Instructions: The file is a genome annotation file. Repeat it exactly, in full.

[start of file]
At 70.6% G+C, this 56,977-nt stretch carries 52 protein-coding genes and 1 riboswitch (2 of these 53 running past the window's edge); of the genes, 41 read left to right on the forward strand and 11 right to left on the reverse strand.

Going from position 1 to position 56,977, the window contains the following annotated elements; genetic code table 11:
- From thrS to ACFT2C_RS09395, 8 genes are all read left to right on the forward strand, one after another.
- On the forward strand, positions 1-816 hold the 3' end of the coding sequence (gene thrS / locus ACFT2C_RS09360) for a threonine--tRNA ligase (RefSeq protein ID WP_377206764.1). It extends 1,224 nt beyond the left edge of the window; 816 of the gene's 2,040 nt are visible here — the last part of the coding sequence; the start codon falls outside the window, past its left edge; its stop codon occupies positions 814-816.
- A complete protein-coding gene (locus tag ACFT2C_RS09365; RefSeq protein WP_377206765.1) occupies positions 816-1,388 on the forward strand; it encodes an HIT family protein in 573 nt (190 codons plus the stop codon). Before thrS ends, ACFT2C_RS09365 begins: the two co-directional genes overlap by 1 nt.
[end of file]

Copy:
At 70.6% G+C, this 56,977-nt stretch carries 52 protein-coding genes and 1 riboswitch (2 of these 53 running past the window's edge); of the genes, 41 read left to right on the forward strand and 11 right to left on the reverse strand.

Going from position 1 to position 56,977, the window contains the following annotated elements; genetic code table 11:
- From thrS to ACFT2C_RS09395, 8 genes are all read left to right on the forward strand, one after another.
- On the forward strand, positions 1-816 hold the 3' end of the coding sequence (gene thrS / locus ACFT2C_RS09360) for a threonine--tRNA ligase (RefSeq protein ID WP_377206764.1). It extends 1,224 nt beyond the left edge of the window; 816 of the gene's 2,040 nt are visible here — the last part of the coding sequence; the start codon falls outside the window, past its left edge; its stop codon occupies positions 814-816.
- A complete protein-coding gene (locus tag ACFT2C_RS09365; RefSeq protein WP_377206765.1) occupies positions 816-1,388 on the forward strand; it encodes an HIT family protein in 573 nt (190 codons plus the stop codon). Before thrS ends, ACFT2C_RS09365 begins: the two co-directional genes overlap by 1 nt.